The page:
>>
>>1676033
>To the Alchemists Guild
>>
>>1676033
>To the Alchemists Guild
>>
Rolled 18 (1d20)

>>1676046
>>1676153

You continue on, past the palace again as the sun sinks lower in the sky, heading for the Alchemist spoke three districts over and weaving through the thinning crowds as a precaution. A fascinating way to plan a city, truly, each district radiating out and simply growing larger and poorer until it hit the outer walls, goods and services mixing between districts only in the outer half inhabited by the common laborers.

You come at last to the Alchemists hall, set in an old district that was once home to the Imperial Sorcerers as well as underground necromancers, now occupied only by the ascendant alchemists and bands of stranger specialists who slipped through the Prohibitions; Forusian fire-mages and the like.

The Guildall is not so ostentatious as the Smiths, but in other ways less humble: it would take much coin and labor to maintain the perfect state of arrested decay that the Guildhall invokes, just the right amount of crumbling masonry and ivy growth to give a feeling of aged secrets. You try not to look down on these lesser practitioners in disdain, reminding yourself that you too are little more than a scavenger of bygone knowledge.

Your Palace crest gets you better service than in the Smiths hall, perhaps a sign of the Alchemists fall from favor after the siege of rebel Kemet, and you are quickly ushered in to see a Master. In contrast to the servants outside, he seems almost bored until you set the other half of the ore chunk on his desk. "What can you tell me about this?"

He picks it up, fascinated by the pattern within, "It's in our purview certainly, though I can tell that you went to some simple smith first. Not a Guildsman I hope, this fellow shouldn't be allowed to hold a chisel! At any rate, the pattern is very strange and unknown to me, the tools used almost antique! In fact, I don't believe I've seen this technique in use in my entire career. Much less used in this fashion! Of course we do keep our eyes out for the journeymen rushing to cheat their way to wealth, but this level of work would take an experienced hand learned in the obscura of our order. Intriguing."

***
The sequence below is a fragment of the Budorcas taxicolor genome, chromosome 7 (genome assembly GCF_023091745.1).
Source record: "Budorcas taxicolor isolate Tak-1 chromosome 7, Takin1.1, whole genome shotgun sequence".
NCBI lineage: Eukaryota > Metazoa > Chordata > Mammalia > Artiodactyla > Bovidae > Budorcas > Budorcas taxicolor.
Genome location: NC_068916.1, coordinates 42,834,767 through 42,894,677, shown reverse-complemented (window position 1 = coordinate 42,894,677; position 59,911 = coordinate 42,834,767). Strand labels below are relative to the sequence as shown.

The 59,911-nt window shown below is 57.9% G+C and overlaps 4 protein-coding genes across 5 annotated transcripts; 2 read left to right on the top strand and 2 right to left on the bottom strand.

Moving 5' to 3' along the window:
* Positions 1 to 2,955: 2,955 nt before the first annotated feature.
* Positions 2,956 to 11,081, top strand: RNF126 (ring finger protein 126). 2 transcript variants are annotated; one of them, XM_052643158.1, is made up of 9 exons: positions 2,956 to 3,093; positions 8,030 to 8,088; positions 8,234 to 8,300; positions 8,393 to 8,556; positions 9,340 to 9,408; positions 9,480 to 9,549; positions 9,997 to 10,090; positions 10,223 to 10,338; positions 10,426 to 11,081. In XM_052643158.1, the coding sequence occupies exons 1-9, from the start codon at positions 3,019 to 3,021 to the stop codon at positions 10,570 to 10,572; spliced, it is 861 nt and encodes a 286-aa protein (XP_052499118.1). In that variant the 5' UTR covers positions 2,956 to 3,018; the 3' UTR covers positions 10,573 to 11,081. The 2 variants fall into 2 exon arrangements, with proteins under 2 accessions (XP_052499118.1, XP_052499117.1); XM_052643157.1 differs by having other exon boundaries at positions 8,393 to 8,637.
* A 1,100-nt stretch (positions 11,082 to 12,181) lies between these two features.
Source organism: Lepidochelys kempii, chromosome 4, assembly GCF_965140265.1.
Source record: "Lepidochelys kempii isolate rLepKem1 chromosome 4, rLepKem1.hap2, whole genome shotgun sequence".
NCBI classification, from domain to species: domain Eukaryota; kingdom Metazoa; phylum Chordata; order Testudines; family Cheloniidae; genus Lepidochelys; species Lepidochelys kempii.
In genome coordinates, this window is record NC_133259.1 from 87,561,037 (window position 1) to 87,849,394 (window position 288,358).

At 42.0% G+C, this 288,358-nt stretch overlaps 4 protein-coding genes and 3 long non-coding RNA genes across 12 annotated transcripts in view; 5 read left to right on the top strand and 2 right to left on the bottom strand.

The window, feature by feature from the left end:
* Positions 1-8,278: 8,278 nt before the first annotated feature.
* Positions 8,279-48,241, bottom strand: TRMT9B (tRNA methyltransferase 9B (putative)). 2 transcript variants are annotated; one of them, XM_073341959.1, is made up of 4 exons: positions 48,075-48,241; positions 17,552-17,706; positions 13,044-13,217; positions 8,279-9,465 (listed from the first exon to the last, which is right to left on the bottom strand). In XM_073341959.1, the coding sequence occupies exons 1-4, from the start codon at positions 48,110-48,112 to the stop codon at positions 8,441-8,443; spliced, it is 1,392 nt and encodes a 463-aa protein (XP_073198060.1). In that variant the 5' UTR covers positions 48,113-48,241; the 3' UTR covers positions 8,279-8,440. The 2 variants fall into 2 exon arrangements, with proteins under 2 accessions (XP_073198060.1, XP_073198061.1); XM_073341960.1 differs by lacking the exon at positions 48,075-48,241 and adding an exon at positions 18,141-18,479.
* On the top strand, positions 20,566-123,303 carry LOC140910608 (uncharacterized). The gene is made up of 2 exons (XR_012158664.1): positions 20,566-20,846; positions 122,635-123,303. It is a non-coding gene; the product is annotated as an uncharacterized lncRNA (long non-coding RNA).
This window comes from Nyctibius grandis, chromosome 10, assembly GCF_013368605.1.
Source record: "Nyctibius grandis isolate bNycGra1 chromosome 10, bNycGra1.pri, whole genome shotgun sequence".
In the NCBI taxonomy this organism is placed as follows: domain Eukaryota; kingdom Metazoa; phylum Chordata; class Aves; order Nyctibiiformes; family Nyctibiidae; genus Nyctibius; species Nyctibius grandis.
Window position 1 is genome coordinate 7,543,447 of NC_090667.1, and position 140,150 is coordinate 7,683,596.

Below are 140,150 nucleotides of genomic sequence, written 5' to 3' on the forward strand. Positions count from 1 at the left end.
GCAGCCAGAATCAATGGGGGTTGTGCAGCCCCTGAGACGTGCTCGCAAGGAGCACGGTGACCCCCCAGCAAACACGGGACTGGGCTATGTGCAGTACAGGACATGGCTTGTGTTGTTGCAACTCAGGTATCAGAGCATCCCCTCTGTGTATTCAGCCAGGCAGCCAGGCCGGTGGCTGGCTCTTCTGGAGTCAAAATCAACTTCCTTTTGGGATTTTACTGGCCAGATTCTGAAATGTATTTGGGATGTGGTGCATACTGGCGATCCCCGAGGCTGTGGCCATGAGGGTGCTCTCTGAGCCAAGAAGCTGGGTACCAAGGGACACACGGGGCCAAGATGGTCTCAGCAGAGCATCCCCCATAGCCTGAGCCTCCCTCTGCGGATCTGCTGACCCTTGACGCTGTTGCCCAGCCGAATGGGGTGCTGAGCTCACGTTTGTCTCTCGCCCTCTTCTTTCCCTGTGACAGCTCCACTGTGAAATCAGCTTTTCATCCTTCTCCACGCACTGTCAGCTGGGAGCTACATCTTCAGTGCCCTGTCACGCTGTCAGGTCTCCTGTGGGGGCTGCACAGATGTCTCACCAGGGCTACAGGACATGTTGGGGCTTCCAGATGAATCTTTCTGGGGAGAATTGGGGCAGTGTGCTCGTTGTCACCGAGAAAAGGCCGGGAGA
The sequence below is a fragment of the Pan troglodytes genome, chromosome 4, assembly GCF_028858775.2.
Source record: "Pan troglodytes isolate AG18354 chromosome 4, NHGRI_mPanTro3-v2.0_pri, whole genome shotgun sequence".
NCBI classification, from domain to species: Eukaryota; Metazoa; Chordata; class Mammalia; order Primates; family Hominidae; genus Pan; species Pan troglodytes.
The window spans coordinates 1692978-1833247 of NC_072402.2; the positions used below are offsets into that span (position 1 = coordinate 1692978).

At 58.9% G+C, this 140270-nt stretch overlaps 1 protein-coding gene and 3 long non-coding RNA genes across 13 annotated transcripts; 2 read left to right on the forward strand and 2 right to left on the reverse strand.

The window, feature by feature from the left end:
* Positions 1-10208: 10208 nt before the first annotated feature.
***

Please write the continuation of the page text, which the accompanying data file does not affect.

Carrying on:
He calls in others, and soon you stand outside an arguing knot of men whose conversations you can hardly follow, until one exclaims "How could this happen? We keep a careful eye out, every new technique is entered into the Lists as soon as it enters wider circulation, even the Eye approves of our measures!"

>Ask what they can tell you that's useful
>New techniques, but what about very old ones?
>Sketch the symbol you saw on the vial the Investigator found
>Other (write-in)
>>
>>1676265
>>Sketch the symbol you saw on the vial the Investigator found
>>
>>1676265
>Sketch the symbol you saw on the vial the Investigator found
>>
>>1676265
>Sketch the symbol you saw on the vial the Investigator found
>>
>>1676265
>>New techniques, but what about very old ones?
>>
File: symbol-of-freedom.jpg (168 KB, 650x650)
168 KB
168 KB JPG
>>1676960
>>1677006
>>1677146

You grab a handful of sand and spread it across a small table, both items set aside for this purpose with paper costing what it does, and draw the symbol you saw on the vial seized from the corrupt administrator. The Masters crowd around the table, "That's an old symbol, almost forgotten. An ancient circle wise... and very foolish. It's a dark part of our history, and not one we often speak of."